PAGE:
Can You Adopt a New Racial Identity?

Alisha Chamat
7 min readSep 11, 2020


Late one night last week, I was scrolling through my social media feed and noticed someone named Jessica Krug trending. At first, I ignored it, but when I saw the infamous Rachel Dolezal trending alongside Jessica’s name, my interest was piqued. I clicked and was unsurprised to see reports of yet another white woman pretending to be Black for her career gains.

Jessica Krug was an associate professor of African & African Diaspora History at George Washington University. According to the school’s website, Krug was ‘a historian of politics, ideas, and cultural practices in Africa and the African Diaspora, with a particular interest in West Central Africa and maroon societies in the early modern period and Black transnational cultural studies.’ Krug began teaching at GWU in 2012 and published her book Fugitive Modernities: Kisama and the Politics of Freedom in 2018. Fugitive Modernities is a study of political and resistance movements among people trafficked in the slave trade and was a finalist for the 2019 Harriet Tubman Book Prize and the 2020 Frederick Douglass Book Prize.

Jessica Krug, former associate professor at The George Washington University

In addition to posing as an Afro-Latina for professional gains, Krug also posed as an Afro-Latina activist named La Bombera, who lived in the Bronx. In a now-deleted tweet, Robert shared:


I am in a state of complete and utter shock and sadness. Jess La Bombera, an activist who I often deferred to and stepped aside and gave the mic to on this platform, just revealed that she is a white woman who has been pretending to be Black.

— Son of Baldwin (Robert Jones, Jr.) (@SonofBaldwin) September 3, 2020

Other friends, former students, and colleagues began to step forward on social media as well with their own stories about Krug, often outlining their own suspicions of her fraudulent activity:

As I read stories from her former Black colleagues outlining the various ways Krug gaslighted and lied to them, I began to wonder if this is a trend we will see more of. What does it mean to be Black in 2020? And how do we deal with those who claim a culture & identity that they do not belong to? Further, what is the reason behind wanting to appropriate Blackness in a society that still struggles with the message that ‘Black Lives Matter’?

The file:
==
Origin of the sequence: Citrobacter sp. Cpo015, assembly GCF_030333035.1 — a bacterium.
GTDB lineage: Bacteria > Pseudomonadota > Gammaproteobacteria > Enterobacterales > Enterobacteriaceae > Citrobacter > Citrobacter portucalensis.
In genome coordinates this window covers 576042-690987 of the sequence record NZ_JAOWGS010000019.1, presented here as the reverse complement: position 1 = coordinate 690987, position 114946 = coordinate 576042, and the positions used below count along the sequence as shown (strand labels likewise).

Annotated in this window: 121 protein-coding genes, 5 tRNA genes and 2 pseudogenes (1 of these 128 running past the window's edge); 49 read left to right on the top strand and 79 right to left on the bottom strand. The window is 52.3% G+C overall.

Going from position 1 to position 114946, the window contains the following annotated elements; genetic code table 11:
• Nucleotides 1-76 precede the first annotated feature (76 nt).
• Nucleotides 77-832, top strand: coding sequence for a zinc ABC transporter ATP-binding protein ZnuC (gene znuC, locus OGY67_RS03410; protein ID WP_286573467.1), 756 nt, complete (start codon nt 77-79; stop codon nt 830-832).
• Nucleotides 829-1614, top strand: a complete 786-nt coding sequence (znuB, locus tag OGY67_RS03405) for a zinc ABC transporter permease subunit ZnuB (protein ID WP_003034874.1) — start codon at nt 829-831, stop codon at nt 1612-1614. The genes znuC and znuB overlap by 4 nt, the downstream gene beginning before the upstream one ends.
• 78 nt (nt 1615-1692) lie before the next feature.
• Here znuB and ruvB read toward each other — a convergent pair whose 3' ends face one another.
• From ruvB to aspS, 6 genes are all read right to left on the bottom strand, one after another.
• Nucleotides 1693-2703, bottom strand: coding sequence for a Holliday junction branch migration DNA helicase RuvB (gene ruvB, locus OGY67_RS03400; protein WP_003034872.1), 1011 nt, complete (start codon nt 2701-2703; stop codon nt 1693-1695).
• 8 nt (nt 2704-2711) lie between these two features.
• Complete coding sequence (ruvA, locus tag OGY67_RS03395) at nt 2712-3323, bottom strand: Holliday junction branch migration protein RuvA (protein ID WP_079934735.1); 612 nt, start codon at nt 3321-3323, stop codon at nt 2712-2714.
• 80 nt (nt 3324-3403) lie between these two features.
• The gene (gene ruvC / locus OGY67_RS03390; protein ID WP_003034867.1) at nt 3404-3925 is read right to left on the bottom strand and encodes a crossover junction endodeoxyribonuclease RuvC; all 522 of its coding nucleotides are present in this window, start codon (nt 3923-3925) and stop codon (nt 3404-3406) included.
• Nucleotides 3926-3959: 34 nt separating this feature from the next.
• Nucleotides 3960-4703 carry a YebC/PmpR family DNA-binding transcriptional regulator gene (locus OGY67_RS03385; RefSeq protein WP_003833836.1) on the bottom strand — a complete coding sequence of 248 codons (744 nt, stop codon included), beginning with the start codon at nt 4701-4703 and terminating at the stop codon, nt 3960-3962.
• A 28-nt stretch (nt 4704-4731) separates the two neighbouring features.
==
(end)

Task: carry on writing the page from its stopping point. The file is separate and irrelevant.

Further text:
It is certain, in any case, that ignorance allied with power, is the most ferocious enemy justice can have.

- James Baldwin

In 2015, Spokane, Washington, gained notoriety after the family of local NAACP President Rachel Dolezal was interviewed on TV. During their interview, Dolezal’s parents outed her as a white woman who was pretending to be black. Although Rachel vehemently denied the claims, she eventually resigned from her position with the NAACP and was removed from her position as chair of the Police Ombudsman Commission. “I acknowledge that I was biologically born white to white parents, but I identify as black,” Dolezal said during an interview on The Real. “Sometimes how we feel is more powerful than how we’re born, and blackness can be defined as philosophical, cultural, biological, you know, it’s a lot of different things to a lot of different people.” Dolezal maintains that she identifies as someone who is transracial.

It should be noted that race is a social construct created in the 1500s by European philosophers to justify colonization. The social construct of race has been weaponized since its creation to give or deny privileges to certain groups above others and control social mobility. According to the National Museum of African American History and Culture, “American society developed the notion of race early in its formation to justify its new economic system of capitalism, which depended on the institution of forced labor, especially the enslavement of African peoples.”

Because race is not based on biological concepts, the meaning of what it means to be a particular race slowly evolves alongside society. The category ‘white’ was used during American colonial times as a political construct and an organizing tool to unite the Germans, Dutch, English, French, and other Europeans. It was used to consolidate political strength, increasing their ability to maintain control and dominance over the Native Americans and African slaves, who often outnumbered Europeans in many places.

It’s important to note that it wasn’t always easy to be considered white. For Italians and the Irish, part of becoming white meant assimilating by accepting certain cultural losses.